Yes, some celebrities use their platforms to effect meaningful social change, Marcus Rashford and Colin Kapernick being important ones in the last two years. However, the societal impact of those net positives are potentially being outweighed by those celebrities who use their platforms in ways that harm the very fabric of society. It is easy to get swept up and not critically analyse not just the message, but who the messenger is tacitly and overtly supporting. J K Rowling uses her platform not just to say what she believes, which is her right, but also to promote and support others, whose work and opinions actively arm trans and non-binary folk. Many other celebrities are the same, with milder public messages backed up by support for fringe opinions and groups. For all the enjoyment we might gain from their work, there comes a point when the holistic societal net harm of a celebrity becomes too much to ignore. This is why it is far more than simply what a celebrity says, but also what a celebrity does and allows to be done in their name. It is why celebrities like Pew Die Pie are deplatformed by their sponsors and backers over outrageous behaviour.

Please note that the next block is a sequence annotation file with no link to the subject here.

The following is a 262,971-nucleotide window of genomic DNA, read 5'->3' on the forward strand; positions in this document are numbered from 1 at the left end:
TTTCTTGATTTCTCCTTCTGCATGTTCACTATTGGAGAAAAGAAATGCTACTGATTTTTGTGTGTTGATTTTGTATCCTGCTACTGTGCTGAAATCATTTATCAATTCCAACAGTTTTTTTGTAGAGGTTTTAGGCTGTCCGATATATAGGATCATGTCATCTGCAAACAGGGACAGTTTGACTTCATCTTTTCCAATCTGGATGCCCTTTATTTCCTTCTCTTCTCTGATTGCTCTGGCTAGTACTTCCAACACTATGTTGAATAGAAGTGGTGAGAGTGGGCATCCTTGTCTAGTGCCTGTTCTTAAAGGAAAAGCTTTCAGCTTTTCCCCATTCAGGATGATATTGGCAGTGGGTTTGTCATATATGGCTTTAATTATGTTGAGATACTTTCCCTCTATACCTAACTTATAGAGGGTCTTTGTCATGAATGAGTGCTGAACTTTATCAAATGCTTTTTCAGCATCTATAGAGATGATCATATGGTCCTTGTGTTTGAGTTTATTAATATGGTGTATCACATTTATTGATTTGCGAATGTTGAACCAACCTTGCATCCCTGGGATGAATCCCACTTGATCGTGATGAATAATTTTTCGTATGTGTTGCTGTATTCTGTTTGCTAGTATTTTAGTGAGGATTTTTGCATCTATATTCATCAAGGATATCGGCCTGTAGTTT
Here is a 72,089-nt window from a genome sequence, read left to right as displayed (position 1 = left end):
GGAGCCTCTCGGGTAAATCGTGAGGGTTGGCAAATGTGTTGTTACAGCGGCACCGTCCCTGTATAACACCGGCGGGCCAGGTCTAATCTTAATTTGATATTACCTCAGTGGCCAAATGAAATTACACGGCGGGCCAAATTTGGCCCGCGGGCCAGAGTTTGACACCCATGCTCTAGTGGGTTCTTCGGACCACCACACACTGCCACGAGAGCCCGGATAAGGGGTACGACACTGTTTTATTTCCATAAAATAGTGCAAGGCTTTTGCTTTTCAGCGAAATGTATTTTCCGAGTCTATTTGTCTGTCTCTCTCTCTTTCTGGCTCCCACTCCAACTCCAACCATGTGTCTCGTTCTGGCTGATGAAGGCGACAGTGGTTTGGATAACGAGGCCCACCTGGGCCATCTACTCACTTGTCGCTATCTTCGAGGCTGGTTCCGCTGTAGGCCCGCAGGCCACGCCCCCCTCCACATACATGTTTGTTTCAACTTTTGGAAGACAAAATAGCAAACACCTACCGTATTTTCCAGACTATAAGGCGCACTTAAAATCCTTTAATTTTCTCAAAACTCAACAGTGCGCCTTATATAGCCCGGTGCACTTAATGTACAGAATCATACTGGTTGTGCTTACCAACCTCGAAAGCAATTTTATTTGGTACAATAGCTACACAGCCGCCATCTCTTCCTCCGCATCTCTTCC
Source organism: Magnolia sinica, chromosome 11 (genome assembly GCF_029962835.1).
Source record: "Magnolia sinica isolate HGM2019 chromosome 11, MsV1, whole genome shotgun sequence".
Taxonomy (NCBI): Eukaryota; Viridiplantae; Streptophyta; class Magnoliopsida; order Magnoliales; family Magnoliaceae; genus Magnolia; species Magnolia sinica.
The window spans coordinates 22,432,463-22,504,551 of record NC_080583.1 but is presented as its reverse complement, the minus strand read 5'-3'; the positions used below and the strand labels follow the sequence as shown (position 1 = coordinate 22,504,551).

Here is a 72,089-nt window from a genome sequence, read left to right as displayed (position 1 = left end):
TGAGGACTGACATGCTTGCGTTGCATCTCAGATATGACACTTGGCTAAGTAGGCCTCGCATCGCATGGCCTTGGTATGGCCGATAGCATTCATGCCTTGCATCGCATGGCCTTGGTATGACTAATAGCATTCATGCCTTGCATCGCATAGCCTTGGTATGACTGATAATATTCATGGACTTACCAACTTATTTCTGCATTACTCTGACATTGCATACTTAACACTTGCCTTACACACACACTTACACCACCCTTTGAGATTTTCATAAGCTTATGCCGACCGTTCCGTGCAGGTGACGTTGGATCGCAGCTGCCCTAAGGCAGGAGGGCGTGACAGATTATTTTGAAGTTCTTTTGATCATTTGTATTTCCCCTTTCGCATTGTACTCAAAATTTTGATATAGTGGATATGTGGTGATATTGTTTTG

Each of us has to make an active choice to engage with a celebrity, to enjoy their work, and to tacitly or overtly accept their world view. Some believe it is possible to divorce a creative from their end product, and to a degree we all do it when we consume any form of media; yet, we also acknowledge that it is impossible to untangle celebrities from their work completely, Tom Cruise and Michael Jackson are but recent examples of this. We actively enjoy problematic content because we actively choose to gloss over certain celebrity platforms. We are all hypocrites to a degree, but there comes a point where we draw lines in the sand and say enough is enough. Disengaging from celebrities can be hard, especially when you enjoy their creative output, but sometimes that is the only way to combat the misinformation and enabling their platforms carries. Everyone is free to say what they wish, but that freedom comes with the consequences of pushback and being ignored.

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Rejserin

Rejserin

Writer, researcher, and generally curious